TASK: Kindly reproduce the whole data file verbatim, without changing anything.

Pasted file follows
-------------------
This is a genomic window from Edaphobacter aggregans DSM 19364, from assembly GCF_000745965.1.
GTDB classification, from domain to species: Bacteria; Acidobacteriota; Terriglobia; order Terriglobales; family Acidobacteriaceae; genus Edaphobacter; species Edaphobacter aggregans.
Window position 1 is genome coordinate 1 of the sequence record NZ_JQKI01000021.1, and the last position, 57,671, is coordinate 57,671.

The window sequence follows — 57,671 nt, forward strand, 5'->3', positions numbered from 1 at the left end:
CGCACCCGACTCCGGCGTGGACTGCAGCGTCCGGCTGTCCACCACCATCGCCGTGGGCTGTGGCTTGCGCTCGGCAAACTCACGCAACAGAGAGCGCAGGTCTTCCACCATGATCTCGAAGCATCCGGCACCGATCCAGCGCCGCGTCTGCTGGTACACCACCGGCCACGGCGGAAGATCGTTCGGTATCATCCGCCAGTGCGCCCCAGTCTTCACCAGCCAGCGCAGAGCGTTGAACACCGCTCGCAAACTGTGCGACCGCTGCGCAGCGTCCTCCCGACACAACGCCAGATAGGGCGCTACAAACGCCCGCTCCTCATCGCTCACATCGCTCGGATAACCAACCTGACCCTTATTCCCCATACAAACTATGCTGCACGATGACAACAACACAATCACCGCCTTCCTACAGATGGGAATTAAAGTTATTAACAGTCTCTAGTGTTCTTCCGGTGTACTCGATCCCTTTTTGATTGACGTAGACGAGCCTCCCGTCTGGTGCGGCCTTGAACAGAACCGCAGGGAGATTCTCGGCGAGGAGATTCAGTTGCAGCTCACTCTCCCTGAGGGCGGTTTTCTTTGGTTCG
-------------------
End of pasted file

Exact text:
This is a genomic window from Edaphobacter aggregans DSM 19364, from assembly GCF_000745965.1.
GTDB classification, from domain to species: Bacteria; Acidobacteriota; Terriglobia; order Terriglobales; family Acidobacteriaceae; genus Edaphobacter; species Edaphobacter aggregans.
Window position 1 is genome coordinate 1 of the sequence record NZ_JQKI01000021.1, and the last position, 57,671, is coordinate 57,671.

The window sequence follows — 57,671 nt, forward strand, 5'->3', positions numbered from 1 at the left end:
CGCACCCGACTCCGGCGTGGACTGCAGCGTCCGGCTGTCCACCACCATCGCCGTGGGCTGTGGCTTGCGCTCGGCAAACTCACGCAACAGAGAGCGCAGGTCTTCCACCATGATCTCGAAGCATCCGGCACCGATCCAGCGCCGCGTCTGCTGGTACACCACCGGCCACGGCGGAAGATCGTTCGGTATCATCCGCCAGTGCGCCCCAGTCTTCACCAGCCAGCGCAGAGCGTTGAACACCGCTCGCAAACTGTGCGACCGCTGCGCAGCGTCCTCCCGACACAACGCCAGATAGGGCGCTACAAACGCCCGCTCCTCATCGCTCACATCGCTCGGATAACCAACCTGACCCTTATTCCCCATACAAACTATGCTGCACGATGACAACAACACAATCACCGCCTTCCTACAGATGGGAATTAAAGTTATTAACAGTCTCTAGTGTTCTTCCGGTGTACTCGATCCCTTTTTGATTGACGTAGACGAGCCTCCCGTCTGGTGCGGCCTTGAACAGAACCGCAGGGAGATTCTCGGCGAGGAGATTCAGTTGCAGCTCACTCTCCCTGAGGGCGGTTTTCTTTGGTTCG